Automated Border Control Kiosks Must for Airport Security, Efficiency

This investment in systems that keep the flow moving at an acceptable rate for passengers, even at peak times, ensures sufficient security in a way that’s cost-effective and functionally efficient.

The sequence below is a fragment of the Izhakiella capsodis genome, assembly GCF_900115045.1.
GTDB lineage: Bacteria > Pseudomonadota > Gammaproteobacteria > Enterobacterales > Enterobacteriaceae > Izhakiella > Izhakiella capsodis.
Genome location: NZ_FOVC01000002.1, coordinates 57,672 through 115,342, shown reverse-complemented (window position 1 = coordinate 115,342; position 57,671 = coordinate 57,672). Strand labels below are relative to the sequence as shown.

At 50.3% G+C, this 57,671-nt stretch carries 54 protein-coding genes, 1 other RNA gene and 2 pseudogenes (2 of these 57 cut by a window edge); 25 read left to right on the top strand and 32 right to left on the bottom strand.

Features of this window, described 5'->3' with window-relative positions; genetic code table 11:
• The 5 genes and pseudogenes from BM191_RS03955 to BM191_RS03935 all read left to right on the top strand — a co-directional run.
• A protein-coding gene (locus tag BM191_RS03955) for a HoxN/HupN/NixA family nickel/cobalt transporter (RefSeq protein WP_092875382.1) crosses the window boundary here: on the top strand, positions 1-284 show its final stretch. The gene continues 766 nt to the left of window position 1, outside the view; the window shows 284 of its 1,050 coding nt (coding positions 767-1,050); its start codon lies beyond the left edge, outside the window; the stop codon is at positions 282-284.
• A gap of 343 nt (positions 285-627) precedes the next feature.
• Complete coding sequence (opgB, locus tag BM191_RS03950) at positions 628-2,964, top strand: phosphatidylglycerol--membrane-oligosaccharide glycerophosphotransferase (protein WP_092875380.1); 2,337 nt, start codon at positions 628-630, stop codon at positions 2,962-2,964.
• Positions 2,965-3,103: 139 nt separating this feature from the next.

Maneesh Jaikrishna No wonder borders are under pressure. Air traffic has doubled in the past 15 years and is expected to double again in the next 15. Although shocks such as the 2008 financial crisis had a massive impact at the time, air traffic rebounds even stronger. Not only are there more passengers. There are more routes, more frequent flights and more per flight capacity. If we look at the statistics, Airbus forecasts that over the next 18 years, passenger numbers will grow by 4.7% CAGR – from 2.9bn in 2012 to 6.7bn in 2032. Over the same period, the passenger fleet will more than double, from 16,094 aircraft to 33,651.The top 20 airports by passenger number saw those numbers increase by an average of 5% last year, according to FlightGlobal. The top 10 fastest growing airports saw an increase of 17% in passenger numbers – spread across four continents. At the same time, the globalization of goods and services has been mirrored by the global spread of terrorism. The Global Terrorism Database for 2013 reflects a swathe of incidents worldwide, requiring greater vigilance and more stringent measures to ensure the safety of passengers. Stretched resources Resources are stretched for both airports and border authorities. Passengers want to be secure, of course, but they also don’t want security processes to create delays. Airports and border authorities have to cope with the normal while preparing for the abnormal. One way to reduce hassle and burden on already stretched resources is by installing automated border control (ABC) kiosks at the airport which uses advanced biometric technology to streamline border control procedures and process passengers securely. This investment in systems that keep the flow moving at an acceptable rate for passengers, even at peak times, ensures sufficient security in a way that’s cost-effective and functionally efficient. Self-service inevitability In old money, the answer would be more staffing. But that has significant cost implications, not least in recruitment and training costs, workspace costs and speed. Moreover, qualified border officers’ time is arguably too precious to spend on the vast low-risk majority – it’s better used dealing with potential risk situations. In an era when people prefer to manage their own itineraries, self-service border automation, such as automated gates and kiosks, is both the inevitable and the best solution. Border agency staff can do more with less without compromising security – our experience has shown that with automation capacity can be increased by as much as 400%. Also, for airports which are experiencing strong passenger growth, these kinds of automated solutions are becoming increasingly important to help manage greater volumes of passengers securely and efficiently. Recently Abu Dhabi airport installed kiosks for self-service immigration. The whole process takes less than 60 seconds and it’s very efficient. Passengers simply scan their passports to identify themselves, provide their fingerprints and a camera on the kiosk captures their face biometric. The passport and biometric information captured is then cross-referenced to verify the passenger is who they claim to be and then checked against government watch lists. There are several immigration questions the passenger needs to answer on the kiosk touch screen, and once cleared, the kiosk prints out a receipt to show as they exit the customs hall. Integrated Automation plays a significant role in the delivery of a modern, effective, efficient border operation. But we must remember that it’s not the answer on its own. Automation is not just about queue busting, though of course that’s a major objective. It also plays a key role in making the immigration process faster and easier as part of an integrated, modern border control effort that embraces biometrics, advance passenger information and other capabilities to rapidly obtain clear intelligence and insights. Consider the perspective of cost per traveller. Automation offers a rapid, reliable system that can deal with the vast majority of travellers who pose no concern. In the USA, airports and passengers are enjoying a huge improvement of border and immigration since the introduction of SITA’s automated kiosks. The wait for passengers has decreased by as much as 40% without compromising the security demands of the US Customs and Border Protection. Balanced Manual solutions are also needed to deal with the extreme minority and with unexpected glitches. Border agencies need a balance of manual and automated solutions to strike the right balance of security versus traveller facilitation, at the right cost. If airports and border agencies can apply the latest in biometric, trusted ID, and self-service technologies then we’re en route to resolving the challenge. Embracing self-service automation is the smart move to make at the border, as part of an integrated border portfolio. Hours cut to seconds The benefit of automated border gates for passengers is considerable. Waiting times at security checkpoints can be reduced from hours to seconds. Passengers can be processed through automated border gates in seconds. This also addresses a major cause of stress for passengers. The 2014 SITA/ATW Passenger Self-Service Survey found that 31% of passengers saw the security checkpoint as their number one travel pain point. That's twice as many as the next most stressful step. But it's not only passengers who want a hassle-free security experience. Airports and airlines also stand to gain. Less queuing equates to more time for passengers to enjoy the amenities and reduces the number of late-shows at the gate, keeping airlines on schedule. Biometrics Biometrics give governments a new weapon in the fight against illegal immigration, people trafficking, terrorism, drug-smuggling and other crimes. Combined with airline passenger data-screening and tools, biometrics can help governments improve border security and reduce the impact of document and identity fraud. At the same time, they can expedite the travels of ordinary civilians. Biometrics will be most effective when integrated with airline and airport processes to streamline aviation operations, making travel seamless, cost-effective and efficient. This will boost travel and tourism as well as help reconcile information collected upon arrival with that collected on departure, allowing government agencies to know exactly who is still in the country and who has left. Maneesh Jaikrishna is Vice President - India & Subcontinent, SITA